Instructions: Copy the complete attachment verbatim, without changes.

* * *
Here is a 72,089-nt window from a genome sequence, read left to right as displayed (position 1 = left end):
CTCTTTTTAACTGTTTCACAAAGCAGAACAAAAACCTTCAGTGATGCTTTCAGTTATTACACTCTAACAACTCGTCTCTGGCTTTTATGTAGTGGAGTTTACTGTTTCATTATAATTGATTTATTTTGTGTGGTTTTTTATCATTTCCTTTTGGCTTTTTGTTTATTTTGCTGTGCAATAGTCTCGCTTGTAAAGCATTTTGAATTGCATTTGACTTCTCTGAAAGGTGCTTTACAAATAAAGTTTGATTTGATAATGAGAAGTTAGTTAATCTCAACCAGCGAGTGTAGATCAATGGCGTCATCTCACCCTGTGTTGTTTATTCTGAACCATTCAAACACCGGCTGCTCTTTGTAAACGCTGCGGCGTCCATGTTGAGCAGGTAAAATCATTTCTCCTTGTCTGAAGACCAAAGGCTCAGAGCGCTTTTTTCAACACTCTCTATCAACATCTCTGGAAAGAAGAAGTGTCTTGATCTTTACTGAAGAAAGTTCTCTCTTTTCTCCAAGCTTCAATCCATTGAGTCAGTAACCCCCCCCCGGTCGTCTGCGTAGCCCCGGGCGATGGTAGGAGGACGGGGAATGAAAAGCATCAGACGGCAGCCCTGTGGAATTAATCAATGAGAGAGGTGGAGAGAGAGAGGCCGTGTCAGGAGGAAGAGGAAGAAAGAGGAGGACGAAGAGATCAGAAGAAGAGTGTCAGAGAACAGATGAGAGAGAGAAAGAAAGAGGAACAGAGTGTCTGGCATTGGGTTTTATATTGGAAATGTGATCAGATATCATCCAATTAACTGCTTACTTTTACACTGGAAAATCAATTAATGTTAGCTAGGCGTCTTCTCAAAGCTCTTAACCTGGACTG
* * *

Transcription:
Here is a 72,089-nt window from a genome sequence, read left to right as displayed (position 1 = left end):
CTCTTTTTAACTGTTTCACAAAGCAGAACAAAAACCTTCAGTGATGCTTTCAGTTATTACACTCTAACAACTCGTCTCTGGCTTTTATGTAGTGGAGTTTACTGTTTCATTATAATTGATTTATTTTGTGTGGTTTTTTATCATTTCCTTTTGGCTTTTTGTTTATTTTGCTGTGCAATAGTCTCGCTTGTAAAGCATTTTGAATTGCATTTGACTTCTCTGAAAGGTGCTTTACAAATAAAGTTTGATTTGATAATGAGAAGTTAGTTAATCTCAACCAGCGAGTGTAGATCAATGGCGTCATCTCACCCTGTGTTGTTTATTCTGAACCATTCAAACACCGGCTGCTCTTTGTAAACGCTGCGGCGTCCATGTTGAGCAGGTAAAATCATTTCTCCTTGTCTGAAGACCAAAGGCTCAGAGCGCTTTTTTCAACACTCTCTATCAACATCTCTGGAAAGAAGAAGTGTCTTGATCTTTACTGAAGAAAGTTCTCTCTTTTCTCCAAGCTTCAATCCATTGAGTCAGTAACCCCCCCCCGGTCGTCTGCGTAGCCCCGGGCGATGGTAGGAGGACGGGGAATGAAAAGCATCAGACGGCAGCCCTGTGGAATTAATCAATGAGAGAGGTGGAGAGAGAGAGGCCGTGTCAGGAGGAAGAGGAAGAAAGAGGAGGACGAAGAGATCAGAAGAAGAGTGTCAGAGAACAGATGAGAGAGAGAAAGAAAGAGGAACAGAGTGTCTGGCATTGGGTTTTATATTGGAAATGTGATCAGATATCATCCAATTAACTGCTTACTTTTACACTGGAAAATCAATTAATGTTAGCTAGGCGTCTTCTCAAAGCTCTTAACCTGGACTG